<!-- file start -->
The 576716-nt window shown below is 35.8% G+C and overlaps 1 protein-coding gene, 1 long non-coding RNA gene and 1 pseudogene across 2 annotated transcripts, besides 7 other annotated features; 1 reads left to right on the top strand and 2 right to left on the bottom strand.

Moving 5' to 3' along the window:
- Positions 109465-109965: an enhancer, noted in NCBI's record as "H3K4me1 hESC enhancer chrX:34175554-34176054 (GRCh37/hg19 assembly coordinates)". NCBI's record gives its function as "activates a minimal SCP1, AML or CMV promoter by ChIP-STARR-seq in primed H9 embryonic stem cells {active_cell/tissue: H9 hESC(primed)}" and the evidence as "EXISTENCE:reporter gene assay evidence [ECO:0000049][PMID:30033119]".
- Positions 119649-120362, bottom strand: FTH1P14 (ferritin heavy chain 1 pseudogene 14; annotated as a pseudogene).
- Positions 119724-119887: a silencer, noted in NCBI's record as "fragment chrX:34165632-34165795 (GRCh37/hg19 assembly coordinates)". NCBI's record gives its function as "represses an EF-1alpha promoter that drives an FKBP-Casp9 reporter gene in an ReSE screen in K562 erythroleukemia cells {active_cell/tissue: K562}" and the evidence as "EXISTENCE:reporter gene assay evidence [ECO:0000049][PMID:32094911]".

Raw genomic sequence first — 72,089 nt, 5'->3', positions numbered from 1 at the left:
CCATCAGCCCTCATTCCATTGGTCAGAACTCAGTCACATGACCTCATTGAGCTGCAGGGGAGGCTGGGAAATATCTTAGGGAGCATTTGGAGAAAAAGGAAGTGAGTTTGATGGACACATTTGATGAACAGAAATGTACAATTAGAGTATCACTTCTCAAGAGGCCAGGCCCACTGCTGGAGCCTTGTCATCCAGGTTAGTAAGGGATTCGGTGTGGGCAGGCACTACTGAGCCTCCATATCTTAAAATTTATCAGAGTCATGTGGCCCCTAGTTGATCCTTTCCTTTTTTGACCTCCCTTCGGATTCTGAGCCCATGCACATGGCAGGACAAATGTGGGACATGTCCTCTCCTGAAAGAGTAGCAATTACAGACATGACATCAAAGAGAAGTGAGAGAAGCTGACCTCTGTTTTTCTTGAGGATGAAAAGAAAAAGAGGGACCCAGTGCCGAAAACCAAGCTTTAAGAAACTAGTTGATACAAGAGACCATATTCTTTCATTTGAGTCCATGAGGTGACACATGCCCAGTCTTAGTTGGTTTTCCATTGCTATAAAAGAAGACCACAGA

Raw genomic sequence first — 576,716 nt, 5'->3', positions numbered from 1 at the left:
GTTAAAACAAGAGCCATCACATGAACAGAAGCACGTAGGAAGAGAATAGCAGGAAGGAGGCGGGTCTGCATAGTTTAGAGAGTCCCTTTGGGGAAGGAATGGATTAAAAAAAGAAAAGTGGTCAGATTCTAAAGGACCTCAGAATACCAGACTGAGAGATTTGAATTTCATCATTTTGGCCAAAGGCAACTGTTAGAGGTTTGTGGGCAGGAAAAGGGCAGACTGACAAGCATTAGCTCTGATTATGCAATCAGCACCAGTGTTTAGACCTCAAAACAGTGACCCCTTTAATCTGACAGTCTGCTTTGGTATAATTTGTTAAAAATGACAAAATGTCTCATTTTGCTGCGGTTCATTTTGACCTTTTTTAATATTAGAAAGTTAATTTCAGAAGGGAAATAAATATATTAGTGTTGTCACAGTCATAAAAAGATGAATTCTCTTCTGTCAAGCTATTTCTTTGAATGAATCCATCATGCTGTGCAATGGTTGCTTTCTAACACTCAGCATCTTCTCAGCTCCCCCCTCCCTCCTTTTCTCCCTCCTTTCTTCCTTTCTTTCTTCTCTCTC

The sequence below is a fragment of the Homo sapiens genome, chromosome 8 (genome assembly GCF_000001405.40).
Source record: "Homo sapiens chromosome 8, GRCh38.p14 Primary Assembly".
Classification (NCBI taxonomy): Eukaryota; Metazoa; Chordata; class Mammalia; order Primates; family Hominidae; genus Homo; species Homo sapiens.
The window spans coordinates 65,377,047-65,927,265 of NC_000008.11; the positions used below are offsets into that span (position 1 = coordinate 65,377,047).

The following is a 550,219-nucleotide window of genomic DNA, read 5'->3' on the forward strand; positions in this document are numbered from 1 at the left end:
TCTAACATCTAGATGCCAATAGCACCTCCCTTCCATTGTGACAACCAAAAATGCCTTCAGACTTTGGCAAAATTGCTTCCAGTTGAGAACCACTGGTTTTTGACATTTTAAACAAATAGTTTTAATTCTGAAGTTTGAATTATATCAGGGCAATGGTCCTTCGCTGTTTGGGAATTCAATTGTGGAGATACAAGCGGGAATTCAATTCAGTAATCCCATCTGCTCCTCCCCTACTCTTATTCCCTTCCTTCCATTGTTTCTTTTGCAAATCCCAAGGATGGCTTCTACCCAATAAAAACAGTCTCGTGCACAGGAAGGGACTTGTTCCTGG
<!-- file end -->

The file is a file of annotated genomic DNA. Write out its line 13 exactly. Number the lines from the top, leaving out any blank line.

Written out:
The window spans coordinates 65,377,047-65,927,265 of NC_000008.11; the positions used below are offsets into that span (position 1 = coordinate 65,377,047).